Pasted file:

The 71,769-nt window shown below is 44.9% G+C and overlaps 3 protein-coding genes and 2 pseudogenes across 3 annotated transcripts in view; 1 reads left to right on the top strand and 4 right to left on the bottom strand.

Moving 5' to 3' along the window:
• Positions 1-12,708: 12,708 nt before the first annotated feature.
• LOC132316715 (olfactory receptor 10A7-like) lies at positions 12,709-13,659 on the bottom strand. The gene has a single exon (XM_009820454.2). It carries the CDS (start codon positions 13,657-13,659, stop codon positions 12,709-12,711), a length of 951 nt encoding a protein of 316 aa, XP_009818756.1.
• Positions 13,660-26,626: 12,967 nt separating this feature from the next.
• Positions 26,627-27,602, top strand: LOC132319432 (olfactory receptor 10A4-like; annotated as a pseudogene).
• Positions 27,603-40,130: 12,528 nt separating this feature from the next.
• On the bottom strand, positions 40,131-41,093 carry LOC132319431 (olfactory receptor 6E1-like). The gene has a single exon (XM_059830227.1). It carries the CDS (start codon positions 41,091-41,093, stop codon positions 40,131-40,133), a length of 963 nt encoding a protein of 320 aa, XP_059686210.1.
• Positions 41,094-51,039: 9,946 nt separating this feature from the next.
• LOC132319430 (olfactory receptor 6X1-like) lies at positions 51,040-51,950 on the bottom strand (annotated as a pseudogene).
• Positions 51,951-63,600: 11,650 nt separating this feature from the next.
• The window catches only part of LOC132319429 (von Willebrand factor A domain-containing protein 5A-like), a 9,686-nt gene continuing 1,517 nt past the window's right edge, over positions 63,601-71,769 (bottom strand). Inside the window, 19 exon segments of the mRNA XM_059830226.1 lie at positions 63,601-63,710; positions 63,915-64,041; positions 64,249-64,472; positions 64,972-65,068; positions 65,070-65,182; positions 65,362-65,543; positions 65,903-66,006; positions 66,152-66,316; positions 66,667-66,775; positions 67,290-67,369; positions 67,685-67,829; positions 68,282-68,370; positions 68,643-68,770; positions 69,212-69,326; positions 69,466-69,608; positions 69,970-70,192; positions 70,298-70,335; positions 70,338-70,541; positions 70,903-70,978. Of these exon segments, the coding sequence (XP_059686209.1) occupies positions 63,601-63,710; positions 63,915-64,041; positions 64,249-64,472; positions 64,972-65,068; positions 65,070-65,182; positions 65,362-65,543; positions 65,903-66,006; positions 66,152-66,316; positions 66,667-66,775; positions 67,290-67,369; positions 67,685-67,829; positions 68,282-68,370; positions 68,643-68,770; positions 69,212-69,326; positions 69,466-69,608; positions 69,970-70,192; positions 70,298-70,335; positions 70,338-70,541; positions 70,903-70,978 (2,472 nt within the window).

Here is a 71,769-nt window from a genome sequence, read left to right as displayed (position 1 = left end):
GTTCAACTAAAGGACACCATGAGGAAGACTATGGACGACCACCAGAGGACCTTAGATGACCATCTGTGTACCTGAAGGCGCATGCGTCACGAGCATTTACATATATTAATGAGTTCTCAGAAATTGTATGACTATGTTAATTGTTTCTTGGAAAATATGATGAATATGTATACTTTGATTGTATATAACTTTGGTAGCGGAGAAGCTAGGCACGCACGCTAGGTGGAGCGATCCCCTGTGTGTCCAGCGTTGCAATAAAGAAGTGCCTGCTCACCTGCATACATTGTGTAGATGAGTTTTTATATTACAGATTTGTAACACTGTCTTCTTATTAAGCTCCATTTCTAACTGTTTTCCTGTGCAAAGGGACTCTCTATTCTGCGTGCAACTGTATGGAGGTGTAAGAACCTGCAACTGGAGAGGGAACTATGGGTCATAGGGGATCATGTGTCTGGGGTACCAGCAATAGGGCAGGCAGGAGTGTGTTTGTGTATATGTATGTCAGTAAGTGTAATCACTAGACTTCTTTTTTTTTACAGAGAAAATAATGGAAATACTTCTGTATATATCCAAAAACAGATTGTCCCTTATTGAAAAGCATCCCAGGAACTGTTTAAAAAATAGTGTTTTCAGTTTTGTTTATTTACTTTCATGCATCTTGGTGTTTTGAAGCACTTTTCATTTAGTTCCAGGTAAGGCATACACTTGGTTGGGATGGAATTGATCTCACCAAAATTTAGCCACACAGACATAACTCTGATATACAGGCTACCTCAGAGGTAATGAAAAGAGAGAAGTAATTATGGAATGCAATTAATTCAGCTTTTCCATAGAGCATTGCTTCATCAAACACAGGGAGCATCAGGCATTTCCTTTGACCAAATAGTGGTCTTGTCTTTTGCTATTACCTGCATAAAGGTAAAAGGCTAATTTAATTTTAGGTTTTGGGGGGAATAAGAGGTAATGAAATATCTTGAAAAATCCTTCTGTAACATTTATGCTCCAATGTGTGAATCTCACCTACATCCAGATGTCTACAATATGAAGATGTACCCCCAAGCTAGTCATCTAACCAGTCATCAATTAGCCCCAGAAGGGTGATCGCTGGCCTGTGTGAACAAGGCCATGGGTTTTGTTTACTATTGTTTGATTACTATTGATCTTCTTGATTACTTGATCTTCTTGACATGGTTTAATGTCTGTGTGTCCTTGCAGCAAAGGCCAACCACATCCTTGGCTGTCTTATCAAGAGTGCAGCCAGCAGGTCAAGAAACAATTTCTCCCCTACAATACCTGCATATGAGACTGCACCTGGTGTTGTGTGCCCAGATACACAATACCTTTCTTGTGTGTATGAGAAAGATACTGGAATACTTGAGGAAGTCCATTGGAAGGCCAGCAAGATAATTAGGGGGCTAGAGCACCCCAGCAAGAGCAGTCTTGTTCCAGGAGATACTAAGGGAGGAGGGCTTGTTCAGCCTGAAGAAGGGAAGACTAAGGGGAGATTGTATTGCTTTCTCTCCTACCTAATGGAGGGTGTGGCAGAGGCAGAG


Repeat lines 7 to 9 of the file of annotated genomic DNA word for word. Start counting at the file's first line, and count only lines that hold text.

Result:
• Positions 27,603-40,130: 12,528 nt separating this feature from the next.
• On the bottom strand, positions 40,131-41,093 carry LOC132319431 (olfactory receptor 6E1-like). The gene has a single exon (XM_059830227.1). It carries the CDS (start codon positions 41,091-41,093, stop codon positions 40,131-40,133), a length of 963 nt encoding a protein of 320 aa, XP_059686210.1.
• Positions 41,094-51,039: 9,946 nt separating this feature from the next.